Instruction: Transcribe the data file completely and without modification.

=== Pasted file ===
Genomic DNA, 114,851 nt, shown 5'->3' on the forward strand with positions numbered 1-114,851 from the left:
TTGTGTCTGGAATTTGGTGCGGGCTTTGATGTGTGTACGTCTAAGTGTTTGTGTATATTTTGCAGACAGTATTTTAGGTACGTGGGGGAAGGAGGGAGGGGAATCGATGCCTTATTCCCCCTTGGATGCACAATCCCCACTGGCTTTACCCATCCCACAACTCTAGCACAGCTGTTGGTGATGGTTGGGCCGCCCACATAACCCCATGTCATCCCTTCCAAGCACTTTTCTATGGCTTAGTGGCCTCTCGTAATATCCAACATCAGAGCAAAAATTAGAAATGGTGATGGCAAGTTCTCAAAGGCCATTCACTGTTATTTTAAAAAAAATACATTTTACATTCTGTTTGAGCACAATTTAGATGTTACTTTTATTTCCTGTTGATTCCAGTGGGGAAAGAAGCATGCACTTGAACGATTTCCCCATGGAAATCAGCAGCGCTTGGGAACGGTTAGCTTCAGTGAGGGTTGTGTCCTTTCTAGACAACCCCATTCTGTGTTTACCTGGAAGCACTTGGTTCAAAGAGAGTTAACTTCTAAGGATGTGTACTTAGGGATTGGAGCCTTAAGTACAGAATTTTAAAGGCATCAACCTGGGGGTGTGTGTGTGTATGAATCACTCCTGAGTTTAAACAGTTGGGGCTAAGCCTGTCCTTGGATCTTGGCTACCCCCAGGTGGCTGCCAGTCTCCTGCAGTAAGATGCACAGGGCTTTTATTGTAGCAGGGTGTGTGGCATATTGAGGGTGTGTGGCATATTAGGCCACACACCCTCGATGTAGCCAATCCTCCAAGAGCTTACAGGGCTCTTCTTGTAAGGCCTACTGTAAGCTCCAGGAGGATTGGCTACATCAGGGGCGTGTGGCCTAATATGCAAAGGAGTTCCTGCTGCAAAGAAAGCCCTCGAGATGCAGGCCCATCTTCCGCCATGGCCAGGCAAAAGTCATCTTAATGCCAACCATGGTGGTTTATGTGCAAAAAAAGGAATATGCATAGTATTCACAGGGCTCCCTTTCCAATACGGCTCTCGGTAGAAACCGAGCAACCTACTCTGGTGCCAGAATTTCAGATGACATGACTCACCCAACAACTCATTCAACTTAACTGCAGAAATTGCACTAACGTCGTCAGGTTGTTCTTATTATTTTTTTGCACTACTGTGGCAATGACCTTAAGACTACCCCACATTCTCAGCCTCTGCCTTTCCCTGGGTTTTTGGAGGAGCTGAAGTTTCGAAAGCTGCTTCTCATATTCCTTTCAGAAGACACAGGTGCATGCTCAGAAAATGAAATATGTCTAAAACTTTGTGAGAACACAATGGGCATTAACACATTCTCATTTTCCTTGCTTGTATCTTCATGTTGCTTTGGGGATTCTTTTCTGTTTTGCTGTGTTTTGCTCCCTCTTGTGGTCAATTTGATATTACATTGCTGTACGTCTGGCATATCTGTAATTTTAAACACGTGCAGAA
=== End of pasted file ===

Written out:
Genomic DNA, 114,851 nt, shown 5'->3' on the forward strand with positions numbered 1-114,851 from the left:
TTGTGTCTGGAATTTGGTGCGGGCTTTGATGTGTGTACGTCTAAGTGTTTGTGTATATTTTGCAGACAGTATTTTAGGTACGTGGGGGAAGGAGGGAGGGGAATCGATGCCTTATTCCCCCTTGGATGCACAATCCCCACTGGCTTTACCCATCCCACAACTCTAGCACAGCTGTTGGTGATGGTTGGGCCGCCCACATAACCCCATGTCATCCCTTCCAAGCACTTTTCTATGGCTTAGTGGCCTCTCGTAATATCCAACATCAGAGCAAAAATTAGAAATGGTGATGGCAAGTTCTCAAAGGCCATTCACTGTTATTTTAAAAAAAATACATTTTACATTCTGTTTGAGCACAATTTAGATGTTACTTTTATTTCCTGTTGATTCCAGTGGGGAAAGAAGCATGCACTTGAACGATTTCCCCATGGAAATCAGCAGCGCTTGGGAACGGTTAGCTTCAGTGAGGGTTGTGTCCTTTCTAGACAACCCCATTCTGTGTTTACCTGGAAGCACTTGGTTCAAAGAGAGTTAACTTCTAAGGATGTGTACTTAGGGATTGGAGCCTTAAGTACAGAATTTTAAAGGCATCAACCTGGGGGTGTGTGTGTGTATGAATCACTCCTGAGTTTAAACAGTTGGGGCTAAGCCTGTCCTTGGATCTTGGCTACCCCCAGGTGGCTGCCAGTCTCCTGCAGTAAGATGCACAGGGCTTTTATTGTAGCAGGGTGTGTGGCATATTGAGGGTGTGTGGCATATTAGGCCACACACCCTCGATGTAGCCAATCCTCCAAGAGCTTACAGGGCTCTTCTTGTAAGGCCTACTGTAAGCTCCAGGAGGATTGGCTACATCAGGGGCGTGTGGCCTAATATGCAAAGGAGTTCCTGCTGCAAAGAAAGCCCTCGAGATGCAGGCCCATCTTCCGCCATGGCCAGGCAAAAGTCATCTTAATGCCAACCATGGTGGTTTATGTGCAAAAAAAGGAATATGCATAGTATTCACAGGGCTCCCTTTCCAATACGGCTCTCGGTAGAAACCGAGCAACCTACTCTGGTGCCAGAATTTCAGATGACATGACTCACCCAACAACTCATTCAACTTAACTGCAGAAATTGCACTAACGTCGTCAGGTTGTTCTTATTATTTTTTTGCACTACTGTGGCAATGACCTTAAGACTACCCCACATTCTCAGCCTCTGCCTTTCCCTGGGTTTTTGGAGGAGCTGAAGTTTCGAAAGCTGCTTCTCATATTCCTTTCAGAAGACACAGGTGCATGCTCAGAAAATGAAATATGTCTAAAACTTTGTGAGAACACAATGGGCATTAACACATTCTCATTTTCCTTGCTTGTATCTTCATGTTGCTTTGGGGATTCTTTTCTGTTTTGCTGTGTTTTGCTCCCTCTTGTGGTCAATTTGATATTACATTGCTGTACGTCTGGCATATCTGTAATTTTAAACACGTGCAGAA